Dave Bittner: [00:03:48:05] Influence operations, as conducted against elections, phishing of critical infrastructure, as recently seen in the US power grid, and broad malware campaigns like NotPetya, may well be motivated by a common goal. According to DarkTrace, if you're looking for a common factor, consider the apparent common aim of fostering general mistrust of otherwise trusted institutions and practices.
Dave Bittner: [00:04:12:18] Verizon has sustained a major data breach: some 14 million subscriber records are affected, including sensitive credentials. It appears to be a third party breach: the data were exposed on an unprotected Amazon S3 server controlled by Nice Systems, a Verizon vendor. People who called customer services over the past six months are affected. This is another S3 issue of the sort that's come to prominence over the last two months. It can be all to easy to misconfigure your Amazon S3 bucket. An article in the Observer, linked in today's CyberWire Daily News Briefing, runs through the ways in which such configurations can go wrong. Most of the mistakes involve setting permissions at the right level. Security firm Detectify suggests that enterprises get themselves into S3 Trouble by using APIs or software to create objects and buckets. In any case handle S3 with care.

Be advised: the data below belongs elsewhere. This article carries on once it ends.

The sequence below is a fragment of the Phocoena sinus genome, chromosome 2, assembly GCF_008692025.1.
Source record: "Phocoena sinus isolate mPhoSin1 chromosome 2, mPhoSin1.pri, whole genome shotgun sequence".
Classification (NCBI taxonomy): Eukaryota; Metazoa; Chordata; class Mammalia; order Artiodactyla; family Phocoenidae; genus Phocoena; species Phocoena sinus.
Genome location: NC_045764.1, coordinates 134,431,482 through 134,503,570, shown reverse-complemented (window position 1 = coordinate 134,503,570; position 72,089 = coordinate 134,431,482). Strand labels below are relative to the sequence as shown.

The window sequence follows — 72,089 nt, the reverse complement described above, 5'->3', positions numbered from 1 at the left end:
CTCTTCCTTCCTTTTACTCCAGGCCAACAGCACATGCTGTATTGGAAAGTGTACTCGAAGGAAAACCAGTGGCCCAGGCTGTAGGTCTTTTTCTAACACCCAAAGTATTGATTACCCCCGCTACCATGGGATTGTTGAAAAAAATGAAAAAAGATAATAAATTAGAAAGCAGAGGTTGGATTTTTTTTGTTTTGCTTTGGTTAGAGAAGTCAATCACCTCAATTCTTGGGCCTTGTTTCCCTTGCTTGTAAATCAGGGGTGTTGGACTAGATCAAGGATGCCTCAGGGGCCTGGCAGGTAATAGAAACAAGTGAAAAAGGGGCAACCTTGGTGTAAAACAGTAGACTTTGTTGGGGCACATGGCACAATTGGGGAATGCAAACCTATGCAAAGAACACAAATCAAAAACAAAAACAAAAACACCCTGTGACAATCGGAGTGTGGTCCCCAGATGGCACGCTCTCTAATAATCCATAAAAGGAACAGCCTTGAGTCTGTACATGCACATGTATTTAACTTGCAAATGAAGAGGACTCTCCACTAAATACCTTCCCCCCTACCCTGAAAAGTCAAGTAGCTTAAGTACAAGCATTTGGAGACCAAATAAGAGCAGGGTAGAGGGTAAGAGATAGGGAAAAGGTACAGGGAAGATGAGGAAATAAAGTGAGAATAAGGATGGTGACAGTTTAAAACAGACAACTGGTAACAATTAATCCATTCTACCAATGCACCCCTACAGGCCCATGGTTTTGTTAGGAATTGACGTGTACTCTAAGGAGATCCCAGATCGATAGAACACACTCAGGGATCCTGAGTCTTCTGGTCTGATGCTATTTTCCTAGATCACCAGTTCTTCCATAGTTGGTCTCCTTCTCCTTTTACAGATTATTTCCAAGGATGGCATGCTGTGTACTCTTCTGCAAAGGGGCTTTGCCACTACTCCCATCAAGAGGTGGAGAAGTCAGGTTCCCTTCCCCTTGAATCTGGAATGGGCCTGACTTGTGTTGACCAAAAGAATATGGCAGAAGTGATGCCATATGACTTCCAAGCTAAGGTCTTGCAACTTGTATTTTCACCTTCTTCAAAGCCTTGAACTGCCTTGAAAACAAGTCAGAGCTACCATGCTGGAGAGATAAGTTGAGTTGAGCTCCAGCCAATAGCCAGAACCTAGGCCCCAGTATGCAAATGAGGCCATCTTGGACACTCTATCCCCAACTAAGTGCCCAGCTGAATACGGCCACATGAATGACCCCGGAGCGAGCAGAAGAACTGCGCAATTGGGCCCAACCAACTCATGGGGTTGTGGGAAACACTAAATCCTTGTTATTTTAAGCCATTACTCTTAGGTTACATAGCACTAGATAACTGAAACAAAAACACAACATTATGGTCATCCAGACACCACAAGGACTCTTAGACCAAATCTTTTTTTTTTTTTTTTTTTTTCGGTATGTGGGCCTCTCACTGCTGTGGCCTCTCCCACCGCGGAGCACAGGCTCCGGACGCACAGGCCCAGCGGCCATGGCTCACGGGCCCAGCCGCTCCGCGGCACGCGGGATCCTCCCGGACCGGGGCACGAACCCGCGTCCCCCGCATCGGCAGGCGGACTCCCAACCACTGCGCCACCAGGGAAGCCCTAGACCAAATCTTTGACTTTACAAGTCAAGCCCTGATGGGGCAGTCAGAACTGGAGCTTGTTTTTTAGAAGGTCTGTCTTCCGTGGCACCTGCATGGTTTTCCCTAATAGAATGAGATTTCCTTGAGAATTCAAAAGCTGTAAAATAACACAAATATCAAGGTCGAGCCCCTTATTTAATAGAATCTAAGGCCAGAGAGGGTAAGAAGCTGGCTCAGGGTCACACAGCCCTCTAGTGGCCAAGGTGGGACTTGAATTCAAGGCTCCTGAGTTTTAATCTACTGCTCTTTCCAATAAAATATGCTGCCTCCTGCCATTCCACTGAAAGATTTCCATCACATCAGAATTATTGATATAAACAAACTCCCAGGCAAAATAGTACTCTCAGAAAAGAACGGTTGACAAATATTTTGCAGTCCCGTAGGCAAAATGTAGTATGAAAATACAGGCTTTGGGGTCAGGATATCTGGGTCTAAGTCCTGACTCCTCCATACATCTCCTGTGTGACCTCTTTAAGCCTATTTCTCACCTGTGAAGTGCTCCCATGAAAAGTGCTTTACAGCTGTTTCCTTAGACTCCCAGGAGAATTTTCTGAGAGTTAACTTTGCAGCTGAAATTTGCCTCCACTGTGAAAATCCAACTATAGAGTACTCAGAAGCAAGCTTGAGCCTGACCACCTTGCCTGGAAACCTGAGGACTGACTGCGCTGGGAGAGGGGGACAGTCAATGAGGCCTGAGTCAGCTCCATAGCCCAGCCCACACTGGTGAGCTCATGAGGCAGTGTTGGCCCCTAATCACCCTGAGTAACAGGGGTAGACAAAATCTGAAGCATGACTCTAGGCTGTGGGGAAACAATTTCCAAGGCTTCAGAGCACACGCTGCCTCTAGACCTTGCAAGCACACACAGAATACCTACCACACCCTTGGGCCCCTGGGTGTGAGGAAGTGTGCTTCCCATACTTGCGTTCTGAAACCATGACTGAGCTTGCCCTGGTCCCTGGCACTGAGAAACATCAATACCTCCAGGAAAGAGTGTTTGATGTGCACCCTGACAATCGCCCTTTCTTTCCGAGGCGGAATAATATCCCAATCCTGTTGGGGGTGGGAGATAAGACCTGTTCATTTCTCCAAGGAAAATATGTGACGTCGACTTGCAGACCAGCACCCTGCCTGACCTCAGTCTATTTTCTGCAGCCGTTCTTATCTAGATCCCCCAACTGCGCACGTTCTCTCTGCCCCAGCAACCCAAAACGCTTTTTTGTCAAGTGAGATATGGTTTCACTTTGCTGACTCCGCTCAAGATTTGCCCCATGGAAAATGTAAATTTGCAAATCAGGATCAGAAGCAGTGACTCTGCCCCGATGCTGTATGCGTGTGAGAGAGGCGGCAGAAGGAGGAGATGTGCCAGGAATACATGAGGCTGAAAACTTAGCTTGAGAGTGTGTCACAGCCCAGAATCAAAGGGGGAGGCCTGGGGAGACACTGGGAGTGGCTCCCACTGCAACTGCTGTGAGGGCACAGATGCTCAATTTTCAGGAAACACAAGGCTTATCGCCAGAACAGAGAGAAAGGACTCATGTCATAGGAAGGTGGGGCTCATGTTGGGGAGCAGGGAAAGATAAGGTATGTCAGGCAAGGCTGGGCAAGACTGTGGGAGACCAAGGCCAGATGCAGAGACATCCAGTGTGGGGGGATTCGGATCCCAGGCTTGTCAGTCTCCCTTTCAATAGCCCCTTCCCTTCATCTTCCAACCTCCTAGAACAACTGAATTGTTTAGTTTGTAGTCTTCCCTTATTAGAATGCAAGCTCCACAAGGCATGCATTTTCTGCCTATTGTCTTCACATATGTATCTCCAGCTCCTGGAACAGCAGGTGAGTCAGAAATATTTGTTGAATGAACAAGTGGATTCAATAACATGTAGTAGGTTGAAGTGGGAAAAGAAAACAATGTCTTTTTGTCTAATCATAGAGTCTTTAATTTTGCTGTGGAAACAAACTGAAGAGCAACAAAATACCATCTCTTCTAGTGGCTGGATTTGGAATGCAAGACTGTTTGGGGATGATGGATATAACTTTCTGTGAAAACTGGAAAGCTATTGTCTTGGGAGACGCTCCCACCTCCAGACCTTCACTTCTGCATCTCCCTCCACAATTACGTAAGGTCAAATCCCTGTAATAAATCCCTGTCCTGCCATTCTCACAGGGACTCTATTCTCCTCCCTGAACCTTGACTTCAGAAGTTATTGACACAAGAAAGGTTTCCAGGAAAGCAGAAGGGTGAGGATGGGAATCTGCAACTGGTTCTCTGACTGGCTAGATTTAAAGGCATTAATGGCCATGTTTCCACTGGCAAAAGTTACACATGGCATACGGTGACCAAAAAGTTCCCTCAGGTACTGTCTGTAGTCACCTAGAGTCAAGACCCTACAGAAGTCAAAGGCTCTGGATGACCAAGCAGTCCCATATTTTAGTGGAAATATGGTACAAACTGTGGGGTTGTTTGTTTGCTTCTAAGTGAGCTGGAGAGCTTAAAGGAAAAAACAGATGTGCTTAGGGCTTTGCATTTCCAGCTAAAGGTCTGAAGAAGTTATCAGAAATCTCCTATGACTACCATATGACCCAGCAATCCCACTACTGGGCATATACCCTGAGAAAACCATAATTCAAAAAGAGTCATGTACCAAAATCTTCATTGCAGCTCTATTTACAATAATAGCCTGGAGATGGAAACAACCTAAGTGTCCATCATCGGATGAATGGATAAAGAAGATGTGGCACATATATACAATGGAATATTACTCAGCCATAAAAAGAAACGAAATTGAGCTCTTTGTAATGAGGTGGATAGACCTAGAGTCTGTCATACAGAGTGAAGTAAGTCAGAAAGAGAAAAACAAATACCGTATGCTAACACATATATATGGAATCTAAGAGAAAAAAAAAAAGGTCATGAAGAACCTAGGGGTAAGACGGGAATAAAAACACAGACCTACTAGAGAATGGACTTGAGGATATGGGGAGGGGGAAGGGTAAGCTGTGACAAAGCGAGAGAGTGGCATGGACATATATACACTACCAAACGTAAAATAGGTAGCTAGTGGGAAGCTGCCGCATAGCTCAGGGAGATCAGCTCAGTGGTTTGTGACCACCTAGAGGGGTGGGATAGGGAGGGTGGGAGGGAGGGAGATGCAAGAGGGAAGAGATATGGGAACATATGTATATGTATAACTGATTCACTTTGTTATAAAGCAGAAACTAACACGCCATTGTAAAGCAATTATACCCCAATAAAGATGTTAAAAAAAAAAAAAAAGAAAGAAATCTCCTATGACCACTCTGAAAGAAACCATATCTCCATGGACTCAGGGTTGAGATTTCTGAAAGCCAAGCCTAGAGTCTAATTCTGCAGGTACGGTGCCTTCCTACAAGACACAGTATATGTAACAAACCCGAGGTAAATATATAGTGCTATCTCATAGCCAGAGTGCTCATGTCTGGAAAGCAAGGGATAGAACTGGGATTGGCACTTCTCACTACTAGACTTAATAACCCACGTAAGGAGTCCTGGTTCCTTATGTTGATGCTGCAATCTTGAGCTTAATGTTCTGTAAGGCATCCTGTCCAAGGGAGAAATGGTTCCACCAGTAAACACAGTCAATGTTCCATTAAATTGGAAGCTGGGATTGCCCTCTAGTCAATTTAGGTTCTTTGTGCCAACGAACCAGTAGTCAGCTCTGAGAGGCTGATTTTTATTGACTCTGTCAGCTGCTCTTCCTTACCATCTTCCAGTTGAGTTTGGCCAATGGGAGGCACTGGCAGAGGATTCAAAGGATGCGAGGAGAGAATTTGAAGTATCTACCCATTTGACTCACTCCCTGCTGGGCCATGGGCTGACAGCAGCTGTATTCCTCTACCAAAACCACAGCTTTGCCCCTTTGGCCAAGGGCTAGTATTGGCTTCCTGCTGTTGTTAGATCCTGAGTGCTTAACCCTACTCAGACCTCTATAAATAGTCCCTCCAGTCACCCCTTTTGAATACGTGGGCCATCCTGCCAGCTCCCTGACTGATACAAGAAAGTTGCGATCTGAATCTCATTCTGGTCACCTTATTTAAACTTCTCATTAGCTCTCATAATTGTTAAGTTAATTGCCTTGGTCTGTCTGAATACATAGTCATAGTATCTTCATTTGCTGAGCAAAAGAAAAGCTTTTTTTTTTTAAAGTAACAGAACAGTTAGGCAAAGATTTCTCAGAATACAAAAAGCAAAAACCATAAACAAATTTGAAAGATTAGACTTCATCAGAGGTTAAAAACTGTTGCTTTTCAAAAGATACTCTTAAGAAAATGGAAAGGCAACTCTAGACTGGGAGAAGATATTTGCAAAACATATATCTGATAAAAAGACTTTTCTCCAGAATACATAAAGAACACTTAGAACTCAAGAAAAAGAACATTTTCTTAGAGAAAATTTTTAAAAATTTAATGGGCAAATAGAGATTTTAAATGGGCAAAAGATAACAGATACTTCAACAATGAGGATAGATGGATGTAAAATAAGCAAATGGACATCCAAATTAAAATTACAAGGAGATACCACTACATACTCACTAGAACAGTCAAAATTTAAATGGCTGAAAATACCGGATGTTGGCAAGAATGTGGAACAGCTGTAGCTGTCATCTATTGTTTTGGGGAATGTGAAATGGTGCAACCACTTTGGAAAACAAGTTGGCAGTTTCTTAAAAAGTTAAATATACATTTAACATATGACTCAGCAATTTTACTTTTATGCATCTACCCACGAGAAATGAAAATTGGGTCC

Dave Bittner: [00:05:08:04] We received some reaction from Jeff Hill, of security company Prevalent, who finds the episode "eerily similar to the Deep Root Analytics data exposure" from last month. It's a pedestrian case not some exotic hack, and it illustrates again the value of attention to IT and security basics. Hill also said it should teach an object lesson in the importance of monitoring your vendor's security controls.
Dave Bittner: [00:05:32:11] As part of President Trump's recently signed cybersecurity executive order all federal agencies are required to submit a framework implementation action plan ,as well as a set of metrics that show how they're protecting their most valuable information assets from cyber attacks and breaches.
Dave Bittner: [00:05:49:09] Thomas Jones is a federal systems engineer at Bay Dynamics. And he joins us with an overview of the requirements.
Thomas Jones: [00:05:55:18] The framework actually comes out of Nest, it's been around for I guess about three years now. And what it does is it actually aligns certain segments of our security with certain risk-based metrics. As they go along they're trying to move over towards more of a, instead of you know secure everything, patch everything or criticality based methodology for approaching cybersecurity incidents. They're moving to a risk-based approach.
Dave Bittner: [00:06:26:17] How is that going to be implemented in the real world? What kind of effects will that have on the various agencies who have to implement it?